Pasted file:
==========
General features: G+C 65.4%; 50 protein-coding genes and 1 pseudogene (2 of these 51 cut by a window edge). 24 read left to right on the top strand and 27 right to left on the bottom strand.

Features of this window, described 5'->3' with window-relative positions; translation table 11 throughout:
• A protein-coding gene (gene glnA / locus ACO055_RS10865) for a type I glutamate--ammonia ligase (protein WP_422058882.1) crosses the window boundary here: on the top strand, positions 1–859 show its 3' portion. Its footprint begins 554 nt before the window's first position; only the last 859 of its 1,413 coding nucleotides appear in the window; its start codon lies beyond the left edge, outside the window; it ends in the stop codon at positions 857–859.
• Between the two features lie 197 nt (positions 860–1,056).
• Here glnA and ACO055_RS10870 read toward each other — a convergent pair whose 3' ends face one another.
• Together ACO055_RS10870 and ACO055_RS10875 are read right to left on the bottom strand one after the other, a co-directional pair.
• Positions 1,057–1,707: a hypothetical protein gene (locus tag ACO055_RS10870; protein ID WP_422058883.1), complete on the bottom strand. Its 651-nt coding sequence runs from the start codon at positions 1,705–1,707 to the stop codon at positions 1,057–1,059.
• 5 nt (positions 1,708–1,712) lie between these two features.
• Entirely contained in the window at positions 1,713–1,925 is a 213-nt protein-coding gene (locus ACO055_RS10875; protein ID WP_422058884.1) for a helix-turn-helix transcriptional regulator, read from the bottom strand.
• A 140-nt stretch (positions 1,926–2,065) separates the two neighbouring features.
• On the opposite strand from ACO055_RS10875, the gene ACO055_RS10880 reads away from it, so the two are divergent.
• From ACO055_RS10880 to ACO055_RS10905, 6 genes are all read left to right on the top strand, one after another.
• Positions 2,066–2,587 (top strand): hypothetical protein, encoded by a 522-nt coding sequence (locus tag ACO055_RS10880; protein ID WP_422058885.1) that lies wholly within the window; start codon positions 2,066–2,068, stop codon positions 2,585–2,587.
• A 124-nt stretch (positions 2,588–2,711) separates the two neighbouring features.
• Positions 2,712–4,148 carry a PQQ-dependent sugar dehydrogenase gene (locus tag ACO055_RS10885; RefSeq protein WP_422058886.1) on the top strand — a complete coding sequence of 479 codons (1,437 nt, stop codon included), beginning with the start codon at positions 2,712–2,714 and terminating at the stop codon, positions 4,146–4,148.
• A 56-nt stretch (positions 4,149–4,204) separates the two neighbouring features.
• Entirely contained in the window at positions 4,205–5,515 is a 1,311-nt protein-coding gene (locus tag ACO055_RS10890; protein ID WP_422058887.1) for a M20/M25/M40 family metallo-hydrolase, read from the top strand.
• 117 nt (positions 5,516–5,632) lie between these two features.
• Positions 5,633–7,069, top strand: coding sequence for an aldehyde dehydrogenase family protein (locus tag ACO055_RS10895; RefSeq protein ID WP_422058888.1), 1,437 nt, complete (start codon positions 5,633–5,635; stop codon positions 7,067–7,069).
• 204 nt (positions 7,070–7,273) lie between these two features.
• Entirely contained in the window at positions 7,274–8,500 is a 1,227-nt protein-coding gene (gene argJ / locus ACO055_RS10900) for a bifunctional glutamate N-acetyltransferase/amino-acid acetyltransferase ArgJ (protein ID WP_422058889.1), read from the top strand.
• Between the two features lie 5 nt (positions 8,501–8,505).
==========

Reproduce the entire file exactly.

General features: G+C 65.4%; 50 protein-coding genes and 1 pseudogene (2 of these 51 cut by a window edge). 24 read left to right on the top strand and 27 right to left on the bottom strand.

Features of this window, described 5'->3' with window-relative positions; translation table 11 throughout:
• A protein-coding gene (gene glnA / locus ACO055_RS10865) for a type I glutamate--ammonia ligase (protein WP_422058882.1) crosses the window boundary here: on the top strand, positions 1–859 show its 3' portion. Its footprint begins 554 nt before the window's first position; only the last 859 of its 1,413 coding nucleotides appear in the window; its start codon lies beyond the left edge, outside the window; it ends in the stop codon at positions 857–859.
• Between the two features lie 197 nt (positions 860–1,056).
• Here glnA and ACO055_RS10870 read toward each other — a convergent pair whose 3' ends face one another.
• Together ACO055_RS10870 and ACO055_RS10875 are read right to left on the bottom strand one after the other, a co-directional pair.
• Positions 1,057–1,707: a hypothetical protein gene (locus tag ACO055_RS10870; protein ID WP_422058883.1), complete on the bottom strand. Its 651-nt coding sequence runs from the start codon at positions 1,705–1,707 to the stop codon at positions 1,057–1,059.
• 5 nt (positions 1,708–1,712) lie between these two features.
• Entirely contained in the window at positions 1,713–1,925 is a 213-nt protein-coding gene (locus ACO055_RS10875; protein ID WP_422058884.1) for a helix-turn-helix transcriptional regulator, read from the bottom strand.
• A 140-nt stretch (positions 1,926–2,065) separates the two neighbouring features.
• On the opposite strand from ACO055_RS10875, the gene ACO055_RS10880 reads away from it, so the two are divergent.
• From ACO055_RS10880 to ACO055_RS10905, 6 genes are all read left to right on the top strand, one after another.
• Positions 2,066–2,587 (top strand): hypothetical protein, encoded by a 522-nt coding sequence (locus tag ACO055_RS10880; protein ID WP_422058885.1) that lies wholly within the window; start codon positions 2,066–2,068, stop codon positions 2,585–2,587.
• A 124-nt stretch (positions 2,588–2,711) separates the two neighbouring features.
• Positions 2,712–4,148 carry a PQQ-dependent sugar dehydrogenase gene (locus tag ACO055_RS10885; RefSeq protein WP_422058886.1) on the top strand — a complete coding sequence of 479 codons (1,437 nt, stop codon included), beginning with the start codon at positions 2,712–2,714 and terminating at the stop codon, positions 4,146–4,148.
• A 56-nt stretch (positions 4,149–4,204) separates the two neighbouring features.
• Entirely contained in the window at positions 4,205–5,515 is a 1,311-nt protein-coding gene (locus tag ACO055_RS10890; protein ID WP_422058887.1) for a M20/M25/M40 family metallo-hydrolase, read from the top strand.
• 117 nt (positions 5,516–5,632) lie between these two features.
• Positions 5,633–7,069, top strand: coding sequence for an aldehyde dehydrogenase family protein (locus tag ACO055_RS10895; RefSeq protein ID WP_422058888.1), 1,437 nt, complete (start codon positions 5,633–5,635; stop codon positions 7,067–7,069).
• 204 nt (positions 7,070–7,273) lie between these two features.
• Entirely contained in the window at positions 7,274–8,500 is a 1,227-nt protein-coding gene (gene argJ / locus ACO055_RS10900) for a bifunctional glutamate N-acetyltransferase/amino-acid acetyltransferase ArgJ (protein ID WP_422058889.1), read from the top strand.
• Between the two features lie 5 nt (positions 8,501–8,505).